Because of this, Lewis Trusty’s mass
media class wanted to develop a handbook to help students prepare
In the fall of 2005 this group of HPU students began collaborating
their personal experiences and concerns about hurricane preparedness,
disaster management, and aftermath.
After Katrina I started asking people in class, ‘Do you
know what to do when a hurricane hits?’” said Natalie
McGeehan, who has experienced at least four hurricanes in the
Caribbean and Maryland. “Being prepared for a hurricane
is very important because you don’t have someone telling
you what to do, it’s very scary.”
Though hurricanes rarely hit Hawai‘i, when they do, it
can be devastating. In 1992, Hurricane Iniki, a category four
hurricane, hit the Hawaiian Islands with winds up to 100 mph.
The island of Kaua‘i was in the hurricane’s direct
path. Iniki destroyed over 14,000 homes and caused more than
$500 million in damage.
The mass media class developed a handbook for HPU students to
learn how to prepare for a hurricane, what do to during the hurricane,
and how to deal with the aftermath. As stated in the introduction
of the handbook, “…we thought that the best way to
help is to take responsibility and educate our own fellow Hawai’i
Pacific University student friends so that they can have the
resources to prepare themselves for the hurricane season.”
Adam Yeatts, who played an important role in the creation of
the handbook, spent a day with the O‘ahu Civil Defense
The best part of this project was that I got to spend a lot of
time learning about mass media,” Yeatts said. “The
most interesting thing was the fact that the state of Hawai‘i
has a plan, but it’s rusty. When you read it, it’s
rusty. I thought that we were going to be able to use Hawai‘i’s
state plan for our handbook, but not much was there.”
The handbook that Yeatts, McGeehan and the rest of the class
prepared is an attempt to get all the necessary information into
an easy to read, fun, yet informative, manual for students.
“I was given a chance to do something meaningful, this one hit close to
home because I have lifetime experiences with hurricanes,” said McGeehan. “Say
a hurricane threatened O‘ahu, I can see miscommunication, chaos, a lot
of scared young individuals who don’t know what to do. If I don’t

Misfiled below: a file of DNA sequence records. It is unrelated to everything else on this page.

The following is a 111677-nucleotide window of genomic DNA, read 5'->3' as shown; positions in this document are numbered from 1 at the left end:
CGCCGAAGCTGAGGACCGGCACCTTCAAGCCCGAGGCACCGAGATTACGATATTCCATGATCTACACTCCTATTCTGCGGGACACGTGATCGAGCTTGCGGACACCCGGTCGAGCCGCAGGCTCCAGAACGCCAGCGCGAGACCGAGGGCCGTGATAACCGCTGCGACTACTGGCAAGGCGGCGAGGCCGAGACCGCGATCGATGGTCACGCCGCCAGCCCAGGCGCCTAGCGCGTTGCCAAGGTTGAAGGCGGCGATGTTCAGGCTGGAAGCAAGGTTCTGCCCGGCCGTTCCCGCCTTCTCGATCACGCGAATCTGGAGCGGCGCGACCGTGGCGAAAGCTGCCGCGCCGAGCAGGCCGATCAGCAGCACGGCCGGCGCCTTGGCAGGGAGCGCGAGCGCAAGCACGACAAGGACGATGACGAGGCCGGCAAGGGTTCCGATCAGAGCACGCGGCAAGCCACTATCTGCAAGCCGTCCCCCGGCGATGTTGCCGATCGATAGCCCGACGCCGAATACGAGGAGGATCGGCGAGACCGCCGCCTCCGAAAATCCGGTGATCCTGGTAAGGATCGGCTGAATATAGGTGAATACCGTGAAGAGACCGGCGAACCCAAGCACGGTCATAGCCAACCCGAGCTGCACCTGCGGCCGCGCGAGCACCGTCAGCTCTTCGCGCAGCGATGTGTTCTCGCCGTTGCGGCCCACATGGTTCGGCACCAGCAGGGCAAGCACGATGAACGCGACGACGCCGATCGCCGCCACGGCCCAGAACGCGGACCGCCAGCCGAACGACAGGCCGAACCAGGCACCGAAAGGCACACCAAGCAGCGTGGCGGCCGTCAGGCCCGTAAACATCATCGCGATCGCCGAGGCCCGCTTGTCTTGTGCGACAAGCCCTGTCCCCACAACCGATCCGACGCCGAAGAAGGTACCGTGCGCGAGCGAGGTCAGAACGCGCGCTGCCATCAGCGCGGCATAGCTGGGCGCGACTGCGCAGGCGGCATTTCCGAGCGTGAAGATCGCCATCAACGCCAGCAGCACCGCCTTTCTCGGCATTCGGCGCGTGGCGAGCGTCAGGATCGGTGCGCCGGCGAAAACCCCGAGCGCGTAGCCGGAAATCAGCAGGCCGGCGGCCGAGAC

share what I know I would feel responsible for that chaos and devastation in
The Hurricane Preparedness Manual has five chapters. Chapter one discusses the
inner workings of a hurricane, what it is, how it forms, Hawaiian hurricane history,
and an interview with HPU student Olena Rubin who survived Hurricane Iniki.
Chapter two touches on how to prepare, what to bring, the differences between
hurricane watches, warning, and evacuation signals, and shelters to evacuate
Chapter three looks at how other colleges across the country prepare their students.
Chapter four gives various recourses, people to contact and tips from organizations
like FEMA and the American Red Cross.
Lastly, chapter five gives students a hurricane preparedness template so they
can plan and prepare for a disaster with friends and fellow students.
Even though Trusty, McGeehan, and Yeatts all agree that the manual still needs
a professional touch and approval from HPU administration, they all would like
to work towards developing strategies to inform the students about this valuable
Being a HPU student means being a global citizen, with this informative manual
being created by HPU students, for HPU students, the responsibility of global
citizenship is well on its way.
“I know how human beings get going into hurricanes; another side of humanity
is brought out during natural disasters,” McGeehan said. “If we prepare
student to our best ability, they can help others, and parents can rest assured
that if anything goes wrong their child, our friend, HPU students, know what
Interested students and faculty can receive copies of the Hurricane Preparedness
Manual, by contacting Nicole Loschke at firstname.lastname@example.org.